November 29, 2023

What Hank Knew

It’s the 159th anniversary – without fanfare – of the Sand Creek Massacre in southeastern Colorado.

Karen once accompanied me out to Lamar and up highway 385 to Chivington (named for the guy behind the massacre), and nine miles out a dirt road to the quiet site below a bluff.

Debt

10-year US Treasury chart, courtesy of the St Louis Federal Reserve bank, fred.stlouisfed.org.

That is true love. When you do something just because the other person wants to, well, that’s the definition.

I don’t know what we’ll call the end of the reserve-currency era.  I hope it won’t be the financial equivalent of a massacre.  “Yup, there’s where it happened. Across the creek and beyond those rocks.”

I’ve long said in private, right before everybody leaves the room and I’m by myself, that what in 2008 made Treasury Secretary Hank Paulson’s knees weak – paraphrasing what he said – was the fear that a Treasury auction would fail.

Over a weekend in September 2008, Lehman Brothers, a primary dealer for the Federal Reserve, went bankrupt. Instantly, Barclays, another primary dealer, absorbed chunks of it with help from the Federal Reserve.

The Treasury this week auctions about $485 billion of US government debt through primary dealers.  The auction for a seven-year tranche yesterday fell short of expectations and the stock market, beforehand up about 0.5%, reversed and turned negative.

Over the last four weeks, the Treasury has auctioned almost $1.6 trillion of debt. In the same period in 2019, the Treasury sold about $800 billion (counting reopened auctions the Wall Street Journal and other trackers incorrectly omit). Doubled in four years.

What if interest rates are up because the Treasury needs to get banks to make bids for this gushing financial effluvia? 

Quast. Everybody knows the Federal Reserve hiked rates to fight inflation.

Students of monetarism know that what follows inflation is deflation. Axiomatic. It’s Gresham’s Law.  Humans can’t fight inflation.  We can only promote inflation, and then deal with its consequences.

Because inflation does not happen by itself (like Covid, but I digress).  In fact, deflation is natural.  Prices in advancing societies should decline.

Karen and I were recently purging basement storage at our Denver house.  Don’t laugh, but I found the receipt for my flight to college in 1986.  My parents paid $127 to send me one-way on Frontier Airlines from Boise to Dallas through Denver.

Our currency is worth about 30% of what it was then.  Yet right now I can fly roundtrip on Frontier from Denver to Dallas for fifty-eight bucks.  Or the equivalent of about $17.

The Minneapolis Fed tracks the Consumer Price Index equivalent from 1800 to present.  Between 1800-1900, the price of consumer goods declined 55%.

Everything was like an airline ticket. 

Why are flights cheaper today than in 1986? Because air travel is ubiquitous.  Technology has improved. Flying is like taking a bus. Literally, an Airbus. 

Sure, service is crappy. But it’s the modern subway, in the air. Anybody can do it.  (Which pushes people wanting more from air travel to private jets or outfits like JSX.)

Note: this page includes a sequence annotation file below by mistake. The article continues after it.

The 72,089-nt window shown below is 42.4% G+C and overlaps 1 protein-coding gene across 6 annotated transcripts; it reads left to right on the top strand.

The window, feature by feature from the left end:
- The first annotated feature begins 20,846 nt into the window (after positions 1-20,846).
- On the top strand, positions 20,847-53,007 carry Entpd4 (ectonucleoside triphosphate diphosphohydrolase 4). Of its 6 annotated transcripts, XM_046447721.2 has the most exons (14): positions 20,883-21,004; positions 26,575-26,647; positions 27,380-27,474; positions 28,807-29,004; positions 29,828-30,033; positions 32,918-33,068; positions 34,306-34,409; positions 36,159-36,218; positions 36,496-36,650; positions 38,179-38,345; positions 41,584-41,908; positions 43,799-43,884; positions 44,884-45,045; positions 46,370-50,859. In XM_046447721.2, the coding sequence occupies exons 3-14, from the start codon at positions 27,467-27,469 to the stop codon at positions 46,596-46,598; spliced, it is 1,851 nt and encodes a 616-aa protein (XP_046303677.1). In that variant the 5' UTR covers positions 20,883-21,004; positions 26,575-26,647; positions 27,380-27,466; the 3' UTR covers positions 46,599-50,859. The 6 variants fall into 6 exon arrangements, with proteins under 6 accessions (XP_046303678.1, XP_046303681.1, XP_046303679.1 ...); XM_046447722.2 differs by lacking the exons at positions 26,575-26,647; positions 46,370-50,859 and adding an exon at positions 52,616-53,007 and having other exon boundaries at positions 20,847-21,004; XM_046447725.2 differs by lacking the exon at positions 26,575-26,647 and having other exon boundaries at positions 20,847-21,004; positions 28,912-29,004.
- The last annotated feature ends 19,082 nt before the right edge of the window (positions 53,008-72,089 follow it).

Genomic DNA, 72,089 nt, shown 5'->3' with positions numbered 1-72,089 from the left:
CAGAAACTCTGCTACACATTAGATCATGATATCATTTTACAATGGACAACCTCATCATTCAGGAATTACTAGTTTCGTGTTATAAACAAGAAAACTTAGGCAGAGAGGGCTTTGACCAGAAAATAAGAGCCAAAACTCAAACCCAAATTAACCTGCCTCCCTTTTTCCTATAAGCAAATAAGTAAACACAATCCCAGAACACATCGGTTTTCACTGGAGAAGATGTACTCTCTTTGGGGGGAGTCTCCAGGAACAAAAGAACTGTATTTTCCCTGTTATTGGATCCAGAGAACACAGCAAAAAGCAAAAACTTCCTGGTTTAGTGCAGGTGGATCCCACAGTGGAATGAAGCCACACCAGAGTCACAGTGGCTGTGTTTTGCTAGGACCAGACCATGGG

Improvements in technology and distribution should lower costs. When a currency is stable, it will be generally universal (there are always exceptions).  If purchasing power is diminishing, it will be uneven, manifesting in consumer goods – like air travel, TVs, shoes, clothes, etc.

But not in staples like houses, cars, refrigerators, etc. Productivity gains can’t lower the cost of CAPITAL goods. Because they require ever more money, even when other inputs like labor and materials fall.

Thus, the cost of jets has exploded while the price to fly has plunged.

The cause? Governments need money. There is never enough.  So they manufacture it (and have since the beginning). And since we’ll all thus need more of it, governments talk relentlessly about “growth” and “employment.”

And central banks cut interest rates because governments make money a commodity and they need people to spend it to drive “growth” and “employment.” And low rates mean retirement accounts need bigger and bigger piles of low-yield debt.

And governments create rules like the Basel Accords to require banks to have lots of reserves and capital, which depend in large part on assets called “debt.” Governments in effect mandate purchases of their debts. How debt is an asset is another story.

This works until it doesn’t. Stein’s Law: If something cannot last forever, it will stop.

The primary dealers – there are about 30 – must buy government debt.  Auctions depend on each primary dealer buying its portion (and selling it to Pimco and other bond managers for their clients’ retirement portfolios).

If just ONE primary dealer doesn’t show up, an auction can fail. It’s not yet happened. But we’ve been close. The government might not be able to raise the money it needs.  I think Hank Paulson feared it on Sept 14, 2008.

And interest rates would explode no matter the Federal Reserve’s policy.  The dollar would plunge. Inflation would surge.

This entire construct built on paper would implode. 

The way to avoid these troubles is simple. Don’t devalue the currency. Let rates set themselves. Live within your means. Stop trying to financially engineer “growth” and “employment.”

The odds that’ll happen? Less likely than failure. Other than that, everything is fine. 

Look, I’m not worried. I relish how humans will sort it out. Because we will. But not until after the effluvia hits the fan. The starting point, as in all solutions, is understanding the problem.

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